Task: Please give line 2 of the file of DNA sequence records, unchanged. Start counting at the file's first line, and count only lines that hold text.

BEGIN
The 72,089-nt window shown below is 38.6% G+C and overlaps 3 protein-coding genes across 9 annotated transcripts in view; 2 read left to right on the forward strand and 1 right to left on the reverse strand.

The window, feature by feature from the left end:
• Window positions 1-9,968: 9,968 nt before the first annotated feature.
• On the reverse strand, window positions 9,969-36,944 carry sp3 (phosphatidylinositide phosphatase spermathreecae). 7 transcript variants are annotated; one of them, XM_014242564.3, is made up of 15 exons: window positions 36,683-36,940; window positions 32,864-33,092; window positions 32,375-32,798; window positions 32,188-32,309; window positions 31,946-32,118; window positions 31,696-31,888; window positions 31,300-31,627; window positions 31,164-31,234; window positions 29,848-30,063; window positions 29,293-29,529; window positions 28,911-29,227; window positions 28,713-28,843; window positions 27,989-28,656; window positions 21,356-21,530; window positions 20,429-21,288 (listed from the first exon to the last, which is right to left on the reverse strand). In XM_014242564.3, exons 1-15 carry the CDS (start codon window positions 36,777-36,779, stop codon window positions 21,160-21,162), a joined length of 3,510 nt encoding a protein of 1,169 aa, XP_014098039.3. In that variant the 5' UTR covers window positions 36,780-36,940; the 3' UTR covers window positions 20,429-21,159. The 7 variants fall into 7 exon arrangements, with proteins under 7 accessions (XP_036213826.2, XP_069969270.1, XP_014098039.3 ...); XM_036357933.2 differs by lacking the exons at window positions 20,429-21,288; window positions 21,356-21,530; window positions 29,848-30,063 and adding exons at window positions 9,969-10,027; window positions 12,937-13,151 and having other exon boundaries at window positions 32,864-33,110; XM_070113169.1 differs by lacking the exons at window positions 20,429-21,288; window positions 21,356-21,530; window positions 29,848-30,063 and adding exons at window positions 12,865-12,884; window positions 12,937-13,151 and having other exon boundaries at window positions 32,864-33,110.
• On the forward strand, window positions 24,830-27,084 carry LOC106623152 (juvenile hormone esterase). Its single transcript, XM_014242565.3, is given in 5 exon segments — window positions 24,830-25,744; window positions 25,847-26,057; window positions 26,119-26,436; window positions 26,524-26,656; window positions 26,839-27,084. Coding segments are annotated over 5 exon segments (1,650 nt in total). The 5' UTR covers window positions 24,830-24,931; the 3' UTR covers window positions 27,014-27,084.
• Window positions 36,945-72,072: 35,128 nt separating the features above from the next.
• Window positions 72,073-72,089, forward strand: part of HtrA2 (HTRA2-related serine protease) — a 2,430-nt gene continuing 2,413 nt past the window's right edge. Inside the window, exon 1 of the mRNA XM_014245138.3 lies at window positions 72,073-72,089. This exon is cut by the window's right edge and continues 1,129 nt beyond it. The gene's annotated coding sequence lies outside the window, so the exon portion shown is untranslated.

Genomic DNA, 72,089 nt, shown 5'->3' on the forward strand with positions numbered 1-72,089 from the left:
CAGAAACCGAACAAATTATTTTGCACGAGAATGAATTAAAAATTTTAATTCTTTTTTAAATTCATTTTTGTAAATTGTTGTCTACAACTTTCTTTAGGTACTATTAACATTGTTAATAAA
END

The window, feature by feature from the left end: